For poinsettias and geraniums, recommendations for weekly calcium sprays to produce a stronger, more toned cutting are 400 or 800 ppm, using calcium chloride.

Helping cuttings recover

In the unrooted cutting supply chain, transport presents a big unknown. Shipping delays can result in wilted cuttings with low carbohydrate reserves. Cuttings in that condition might be slow to develop or are disease-prone, if they root at all.

Knowing the unpredictable nature of transport, growers posed the question: Would it be possible to place unrooted cuttings into some kind of recovery solution that would help them bounce back after shipping? John and his research team tackled this part of the cutting puzzle, working with geranium, poinsettias and New Guinea impatiens cuttings. They tested many solutions, including plain water, spray adjuvants, fungicides, sugars and hormones.

The studies ran for three years, and results were consistent:

• Increased stress on unrooted cuttings reduced rooting with all three plants—geranium, poinsettia and New Guinea impatiens.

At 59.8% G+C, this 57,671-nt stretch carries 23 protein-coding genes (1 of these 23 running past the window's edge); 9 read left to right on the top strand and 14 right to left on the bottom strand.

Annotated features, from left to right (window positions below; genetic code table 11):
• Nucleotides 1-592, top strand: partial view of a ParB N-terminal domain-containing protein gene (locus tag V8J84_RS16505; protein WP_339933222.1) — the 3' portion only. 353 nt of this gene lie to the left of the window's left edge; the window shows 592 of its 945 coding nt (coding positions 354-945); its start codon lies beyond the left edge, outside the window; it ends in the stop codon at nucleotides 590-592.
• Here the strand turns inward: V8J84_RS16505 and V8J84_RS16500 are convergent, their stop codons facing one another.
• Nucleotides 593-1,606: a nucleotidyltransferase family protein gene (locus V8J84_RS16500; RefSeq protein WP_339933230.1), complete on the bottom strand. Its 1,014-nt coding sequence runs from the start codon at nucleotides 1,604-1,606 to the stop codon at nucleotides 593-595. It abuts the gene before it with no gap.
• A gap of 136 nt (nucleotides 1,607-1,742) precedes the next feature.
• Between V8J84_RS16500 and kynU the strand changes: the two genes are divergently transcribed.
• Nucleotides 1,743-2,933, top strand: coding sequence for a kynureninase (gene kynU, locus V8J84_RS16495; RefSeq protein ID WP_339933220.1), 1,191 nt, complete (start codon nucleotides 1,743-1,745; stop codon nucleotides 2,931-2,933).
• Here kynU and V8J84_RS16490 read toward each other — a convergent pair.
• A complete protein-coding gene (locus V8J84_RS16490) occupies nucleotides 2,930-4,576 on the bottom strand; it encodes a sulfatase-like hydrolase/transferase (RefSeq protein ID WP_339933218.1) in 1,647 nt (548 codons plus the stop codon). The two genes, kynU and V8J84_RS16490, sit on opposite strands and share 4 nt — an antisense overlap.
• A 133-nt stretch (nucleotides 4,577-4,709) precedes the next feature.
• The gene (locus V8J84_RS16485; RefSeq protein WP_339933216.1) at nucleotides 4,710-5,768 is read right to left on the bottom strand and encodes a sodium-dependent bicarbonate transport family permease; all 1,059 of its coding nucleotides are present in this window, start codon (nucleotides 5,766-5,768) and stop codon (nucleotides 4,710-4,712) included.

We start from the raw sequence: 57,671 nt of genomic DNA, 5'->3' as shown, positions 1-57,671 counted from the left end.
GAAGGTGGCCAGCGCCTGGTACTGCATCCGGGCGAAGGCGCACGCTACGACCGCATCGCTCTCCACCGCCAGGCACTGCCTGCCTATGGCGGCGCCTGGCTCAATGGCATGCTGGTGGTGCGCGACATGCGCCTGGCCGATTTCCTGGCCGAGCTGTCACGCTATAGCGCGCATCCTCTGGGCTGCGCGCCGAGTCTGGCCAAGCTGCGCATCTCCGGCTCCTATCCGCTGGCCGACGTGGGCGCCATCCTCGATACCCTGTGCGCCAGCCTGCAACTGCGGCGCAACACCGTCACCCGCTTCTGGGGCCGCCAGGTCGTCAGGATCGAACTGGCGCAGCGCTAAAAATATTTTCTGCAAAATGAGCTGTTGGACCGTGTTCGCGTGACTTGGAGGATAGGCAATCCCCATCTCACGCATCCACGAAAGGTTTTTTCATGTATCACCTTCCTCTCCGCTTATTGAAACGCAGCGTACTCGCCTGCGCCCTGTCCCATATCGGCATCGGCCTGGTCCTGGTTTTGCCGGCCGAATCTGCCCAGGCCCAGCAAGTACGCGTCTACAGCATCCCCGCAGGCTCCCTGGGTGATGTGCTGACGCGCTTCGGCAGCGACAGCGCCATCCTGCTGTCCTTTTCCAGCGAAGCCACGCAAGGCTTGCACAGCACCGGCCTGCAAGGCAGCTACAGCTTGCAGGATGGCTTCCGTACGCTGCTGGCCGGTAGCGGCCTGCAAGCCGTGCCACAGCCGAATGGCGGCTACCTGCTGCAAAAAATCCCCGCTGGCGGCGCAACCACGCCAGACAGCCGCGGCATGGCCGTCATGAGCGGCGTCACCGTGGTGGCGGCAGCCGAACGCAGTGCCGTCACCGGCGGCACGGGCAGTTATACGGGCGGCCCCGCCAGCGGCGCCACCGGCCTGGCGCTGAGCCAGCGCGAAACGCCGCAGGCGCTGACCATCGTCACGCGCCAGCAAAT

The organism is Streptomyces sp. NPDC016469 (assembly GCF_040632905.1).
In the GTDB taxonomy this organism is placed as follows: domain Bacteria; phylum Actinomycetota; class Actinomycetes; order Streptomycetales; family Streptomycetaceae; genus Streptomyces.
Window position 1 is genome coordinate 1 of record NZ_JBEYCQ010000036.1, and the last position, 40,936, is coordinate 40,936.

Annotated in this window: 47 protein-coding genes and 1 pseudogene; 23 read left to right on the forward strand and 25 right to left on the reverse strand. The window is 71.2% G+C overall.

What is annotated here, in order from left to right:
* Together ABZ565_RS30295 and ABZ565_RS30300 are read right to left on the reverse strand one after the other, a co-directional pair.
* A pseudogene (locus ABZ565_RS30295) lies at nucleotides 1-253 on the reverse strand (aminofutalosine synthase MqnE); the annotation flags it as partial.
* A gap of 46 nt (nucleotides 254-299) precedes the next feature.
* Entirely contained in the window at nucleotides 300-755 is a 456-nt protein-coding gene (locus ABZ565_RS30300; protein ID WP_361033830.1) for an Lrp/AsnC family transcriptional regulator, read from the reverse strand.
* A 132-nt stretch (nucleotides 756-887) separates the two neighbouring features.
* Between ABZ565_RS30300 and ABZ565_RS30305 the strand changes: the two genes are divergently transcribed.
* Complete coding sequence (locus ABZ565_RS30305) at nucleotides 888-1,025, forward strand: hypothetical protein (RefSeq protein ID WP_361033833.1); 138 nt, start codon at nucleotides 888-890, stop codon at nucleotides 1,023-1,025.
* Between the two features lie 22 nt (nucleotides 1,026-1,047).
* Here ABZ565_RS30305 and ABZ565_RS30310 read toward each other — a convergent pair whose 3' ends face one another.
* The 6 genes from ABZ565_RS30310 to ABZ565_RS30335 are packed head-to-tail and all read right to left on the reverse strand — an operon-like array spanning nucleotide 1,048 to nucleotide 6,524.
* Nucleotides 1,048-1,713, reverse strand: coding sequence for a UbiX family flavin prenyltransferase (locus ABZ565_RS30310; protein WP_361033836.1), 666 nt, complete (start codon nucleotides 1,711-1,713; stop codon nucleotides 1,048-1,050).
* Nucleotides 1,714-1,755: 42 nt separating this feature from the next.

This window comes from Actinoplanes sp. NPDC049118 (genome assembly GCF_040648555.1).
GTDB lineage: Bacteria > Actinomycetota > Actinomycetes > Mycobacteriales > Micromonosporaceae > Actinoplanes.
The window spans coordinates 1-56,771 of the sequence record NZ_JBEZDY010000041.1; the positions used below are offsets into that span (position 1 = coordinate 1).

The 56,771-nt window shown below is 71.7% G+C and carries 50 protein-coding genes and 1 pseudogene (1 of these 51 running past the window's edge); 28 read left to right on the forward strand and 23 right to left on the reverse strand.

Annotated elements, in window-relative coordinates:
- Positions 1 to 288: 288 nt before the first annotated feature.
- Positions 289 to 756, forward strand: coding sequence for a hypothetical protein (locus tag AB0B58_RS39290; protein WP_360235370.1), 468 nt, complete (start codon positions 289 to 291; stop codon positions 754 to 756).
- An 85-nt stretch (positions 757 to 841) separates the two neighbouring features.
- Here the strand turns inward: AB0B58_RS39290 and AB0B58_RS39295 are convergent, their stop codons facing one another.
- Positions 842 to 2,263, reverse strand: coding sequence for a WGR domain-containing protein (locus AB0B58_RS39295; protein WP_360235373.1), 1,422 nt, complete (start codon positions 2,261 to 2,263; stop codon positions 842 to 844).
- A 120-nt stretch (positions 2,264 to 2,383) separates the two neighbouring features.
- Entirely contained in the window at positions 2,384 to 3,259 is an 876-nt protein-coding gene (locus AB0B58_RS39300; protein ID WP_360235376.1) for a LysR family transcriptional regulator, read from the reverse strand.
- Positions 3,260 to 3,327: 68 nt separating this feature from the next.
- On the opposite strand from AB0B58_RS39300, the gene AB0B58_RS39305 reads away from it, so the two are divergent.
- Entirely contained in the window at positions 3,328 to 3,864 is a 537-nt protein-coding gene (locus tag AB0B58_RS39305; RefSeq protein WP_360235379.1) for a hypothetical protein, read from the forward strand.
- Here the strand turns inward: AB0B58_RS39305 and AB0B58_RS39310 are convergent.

• Post-harvest cutting dips in recovery solutions clearly improved rooting with all three plant types.

• The best recovery solution recipe for geraniums and poinsettias: 30-minute dip into 400 ppm K-IBA (water-soluble IBA) plus either fructose or Pageant fungicide.

• The best recovery solution recipe for New Guinea impatiens: zero to 30-minute dip into K-IBA solution (400 ppm).

• Not only do recovery solutions help rooting, turgid cuttings are easier to stick.

• Interestingly, unstressed cuttings also benefitted from being dipped in a water + adjuvant solution.

All recovery solutions included Capsil, a spray adjuvant that’s a 100% active blend of organo-silicone and non-ionic surfactants. Adding the wetting agent lets water bridge the waxy cuticle on leaf surfaces.

On crops where the recommendation for a recovery dip varies over a time range, “pull the cuttings out every few minutes to check turgidity,” Jim said. “Don’t submerge cuttings too long because you could end up with water-soaked patches on leaves where the tissue has died and cells have exploded.”

Keeping cuttings pest-free

In a perfect world, cuttings arrive clean, but the reality is that unrooted cuttings are rarely 100% pest-free. Propagators spray stock plants regularly, doing their absolute best to ship clean cuttings. But pests—especially in the early stages of development (when they’re hardest to detect)—often hitch a ride. The team at Vineland Research & Innovation Centre in Ontario assessed the risk of pests in cuttings.

“On chrysanthemums, irrespective of supplier, time of year and variety, cuttings always (90%) had thrips and 50% had spider mites, too,” Dr. Michael Brownbridge said. “Those are two of the most pesticide-resistant pests in the world.”